This centuries-long experience with people from the non-Muslim world contrasts with other Gulf Arab monarchies. Very few non-Muslims visited modern-day Saudi Arabia before the discovery of oil in the 1920s and the Muslims who made hajj pilgrimages to Mecca were few in number prior to the 20th century. Saudi Arabia's first major exposure to the outside world came when Western geologists and petroleum experts began travelling there a hundred years ago.

Even after the oil industry attracted non-Muslims to the kingdom, Saudi rulers took extensive measures to preserve the Wahhabi culture that to this day greatly restricts their subjects' exposure to non-Muslim religions. For example, Saudi Arabian police prevent Saudis from attending non-Muslim religious services held in foreign embassies and anyone who conducts any Christian services in a private home if even a small group attends faces arrest and possible deportation. Last September, the Commission for the Promotion of Virtue and Prevention (the former name of the kingdom's religious police) arrested 27 people after a "house turned into church" was raided and copies of the Bible and musical instruments were seized.

Oman's Religiously Inclusive Political and Economic Systems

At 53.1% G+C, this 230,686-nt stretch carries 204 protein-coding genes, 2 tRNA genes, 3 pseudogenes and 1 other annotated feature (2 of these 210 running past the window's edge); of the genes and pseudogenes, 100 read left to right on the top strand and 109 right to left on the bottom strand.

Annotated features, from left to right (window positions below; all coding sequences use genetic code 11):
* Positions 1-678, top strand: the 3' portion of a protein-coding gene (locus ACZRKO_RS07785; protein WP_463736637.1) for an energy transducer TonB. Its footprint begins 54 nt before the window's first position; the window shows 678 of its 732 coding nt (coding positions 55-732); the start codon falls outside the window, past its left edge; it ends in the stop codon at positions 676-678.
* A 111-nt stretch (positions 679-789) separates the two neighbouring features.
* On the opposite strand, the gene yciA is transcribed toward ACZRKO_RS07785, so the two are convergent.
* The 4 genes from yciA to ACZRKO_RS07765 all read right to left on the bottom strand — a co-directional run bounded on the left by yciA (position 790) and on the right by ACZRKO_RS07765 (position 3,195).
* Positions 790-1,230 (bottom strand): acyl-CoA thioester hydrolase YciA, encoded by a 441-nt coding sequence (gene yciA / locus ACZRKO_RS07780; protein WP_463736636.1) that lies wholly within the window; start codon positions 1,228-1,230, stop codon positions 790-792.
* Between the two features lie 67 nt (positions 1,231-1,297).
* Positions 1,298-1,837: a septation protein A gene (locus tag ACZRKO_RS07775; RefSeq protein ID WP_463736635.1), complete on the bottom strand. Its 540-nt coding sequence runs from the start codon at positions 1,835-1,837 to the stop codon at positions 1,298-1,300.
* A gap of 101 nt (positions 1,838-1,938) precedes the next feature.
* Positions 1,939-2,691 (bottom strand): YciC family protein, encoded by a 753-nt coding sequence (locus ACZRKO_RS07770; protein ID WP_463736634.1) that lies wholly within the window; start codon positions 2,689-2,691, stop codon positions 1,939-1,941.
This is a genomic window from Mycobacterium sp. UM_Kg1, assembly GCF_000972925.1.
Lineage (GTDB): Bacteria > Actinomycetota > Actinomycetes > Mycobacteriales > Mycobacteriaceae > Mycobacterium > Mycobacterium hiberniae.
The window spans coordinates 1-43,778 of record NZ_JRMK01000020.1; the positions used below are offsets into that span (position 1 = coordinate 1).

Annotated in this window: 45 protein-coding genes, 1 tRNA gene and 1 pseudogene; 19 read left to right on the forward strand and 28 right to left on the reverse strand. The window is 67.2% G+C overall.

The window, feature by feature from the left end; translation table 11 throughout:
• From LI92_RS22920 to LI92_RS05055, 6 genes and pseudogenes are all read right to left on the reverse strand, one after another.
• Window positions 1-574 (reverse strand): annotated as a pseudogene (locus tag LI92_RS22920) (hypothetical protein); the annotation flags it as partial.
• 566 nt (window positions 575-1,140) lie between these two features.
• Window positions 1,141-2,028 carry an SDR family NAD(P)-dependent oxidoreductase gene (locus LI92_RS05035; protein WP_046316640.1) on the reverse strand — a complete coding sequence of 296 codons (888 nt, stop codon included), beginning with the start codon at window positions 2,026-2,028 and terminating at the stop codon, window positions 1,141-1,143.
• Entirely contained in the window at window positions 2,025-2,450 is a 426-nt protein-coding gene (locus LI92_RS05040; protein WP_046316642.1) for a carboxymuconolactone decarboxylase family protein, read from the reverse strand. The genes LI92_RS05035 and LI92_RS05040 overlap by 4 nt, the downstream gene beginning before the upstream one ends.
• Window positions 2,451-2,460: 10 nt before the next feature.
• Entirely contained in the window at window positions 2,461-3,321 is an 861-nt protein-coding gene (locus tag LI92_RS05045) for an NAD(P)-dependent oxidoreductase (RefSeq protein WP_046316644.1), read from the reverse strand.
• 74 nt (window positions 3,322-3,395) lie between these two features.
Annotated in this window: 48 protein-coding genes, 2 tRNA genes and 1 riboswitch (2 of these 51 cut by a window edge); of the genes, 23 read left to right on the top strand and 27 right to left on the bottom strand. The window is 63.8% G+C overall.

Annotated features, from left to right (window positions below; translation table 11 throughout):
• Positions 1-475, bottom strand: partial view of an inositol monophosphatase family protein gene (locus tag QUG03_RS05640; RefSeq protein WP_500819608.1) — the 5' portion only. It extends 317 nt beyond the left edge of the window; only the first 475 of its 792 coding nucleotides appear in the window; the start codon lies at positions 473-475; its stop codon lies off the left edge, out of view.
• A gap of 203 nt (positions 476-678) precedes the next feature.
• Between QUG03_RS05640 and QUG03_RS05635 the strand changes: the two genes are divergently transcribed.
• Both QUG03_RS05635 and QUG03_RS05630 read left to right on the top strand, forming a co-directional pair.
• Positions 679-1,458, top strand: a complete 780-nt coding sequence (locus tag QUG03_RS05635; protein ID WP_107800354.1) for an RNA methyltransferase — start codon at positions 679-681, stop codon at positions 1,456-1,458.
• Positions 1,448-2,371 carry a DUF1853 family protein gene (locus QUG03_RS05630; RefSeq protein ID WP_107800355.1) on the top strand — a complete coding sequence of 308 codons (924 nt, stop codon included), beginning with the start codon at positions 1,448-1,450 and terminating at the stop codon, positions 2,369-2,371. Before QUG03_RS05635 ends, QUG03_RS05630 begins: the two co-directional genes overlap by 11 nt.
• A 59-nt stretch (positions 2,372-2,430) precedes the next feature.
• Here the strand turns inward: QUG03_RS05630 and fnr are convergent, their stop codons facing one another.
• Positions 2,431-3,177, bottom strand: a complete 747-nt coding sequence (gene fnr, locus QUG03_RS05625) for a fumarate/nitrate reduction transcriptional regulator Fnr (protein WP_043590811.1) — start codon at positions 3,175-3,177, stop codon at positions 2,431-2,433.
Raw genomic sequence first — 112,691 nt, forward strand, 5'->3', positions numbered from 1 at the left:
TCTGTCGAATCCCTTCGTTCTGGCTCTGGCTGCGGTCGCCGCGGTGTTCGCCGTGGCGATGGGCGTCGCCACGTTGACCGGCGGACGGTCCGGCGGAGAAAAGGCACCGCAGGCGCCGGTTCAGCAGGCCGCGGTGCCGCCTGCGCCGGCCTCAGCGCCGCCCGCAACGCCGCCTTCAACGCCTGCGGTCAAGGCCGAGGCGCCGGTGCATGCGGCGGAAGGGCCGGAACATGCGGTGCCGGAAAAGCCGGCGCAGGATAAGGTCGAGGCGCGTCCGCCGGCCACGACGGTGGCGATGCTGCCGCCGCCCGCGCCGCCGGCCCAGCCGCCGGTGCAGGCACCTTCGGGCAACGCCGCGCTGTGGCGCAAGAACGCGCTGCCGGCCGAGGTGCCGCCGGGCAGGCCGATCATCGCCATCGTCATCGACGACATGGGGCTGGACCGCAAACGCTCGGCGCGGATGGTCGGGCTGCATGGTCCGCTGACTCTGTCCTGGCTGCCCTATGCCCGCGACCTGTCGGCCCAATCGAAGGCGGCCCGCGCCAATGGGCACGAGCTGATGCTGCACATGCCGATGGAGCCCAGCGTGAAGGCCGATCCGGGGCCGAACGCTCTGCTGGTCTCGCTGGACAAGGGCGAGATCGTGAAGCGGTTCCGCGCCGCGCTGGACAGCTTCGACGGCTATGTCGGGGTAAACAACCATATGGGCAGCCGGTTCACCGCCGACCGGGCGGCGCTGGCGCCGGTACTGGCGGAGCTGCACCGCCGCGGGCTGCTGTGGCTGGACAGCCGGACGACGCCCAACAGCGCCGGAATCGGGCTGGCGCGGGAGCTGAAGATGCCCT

Unlike Saudi Arabia and Bahrain, where Sunnis have a hold on political authority and enjoy higher standards of living than the kingdoms' Shi'ite subjects, Oman's Shi'ites (who constitute five percent of the national population) wield disproportionately strong political and economic influence.

Oman's largest and wealthiest Shi'ite group is the Lawatiyya, a group which migrated to Oman from India in the 18th and 19th centuries and is concentrated in Muscat and Muttrah. Members of Oman's Lawatiyya community hold large shares in the National Bank and Petroleum Development Oman (the country's main oil and gas company), and they have large family businesses, such as the W.J. Towell Group. Being well versed in English and a variety of Asian languages, the Lawatiyya are said to be Oman's most educated group. Prominent members of this Shi'ite community are high-ranking figures in the government, holding positions such as members of the Diwan of the Royal Court, cabinet ministers, and ambassadors to Western countries. The Baharna--a smaller Shi'ite group of only several thousand that came to Oman from Bahrain, Iraq, and Saudi Arabia within the past several hundred years and is concentrated in Muscat--also play prominent roles in the economy. Several have served as prime minister, minister of health, and ambassador to the U.S. and France.

Yet the perceived threat of Iranian meddling in the sultanate has led to a degree of regime-Shi'ite tension. Certain officials have expressed concern about the Omani Shi'ites' loyalty to the sultanate, accusing certain Shi'ite sheikhs of pro-Iranian tendencies and criticizing Shi'ite citizens for making charitable donations to Lebanon, Iran, Iraq and Syria. Officials in Muscat have at times denied visas to religious figures from Iran seeking to enter Oman and they monitor foreign Shi'ite leaders in the sultanate to ensure that they deliver religious--not political--messages.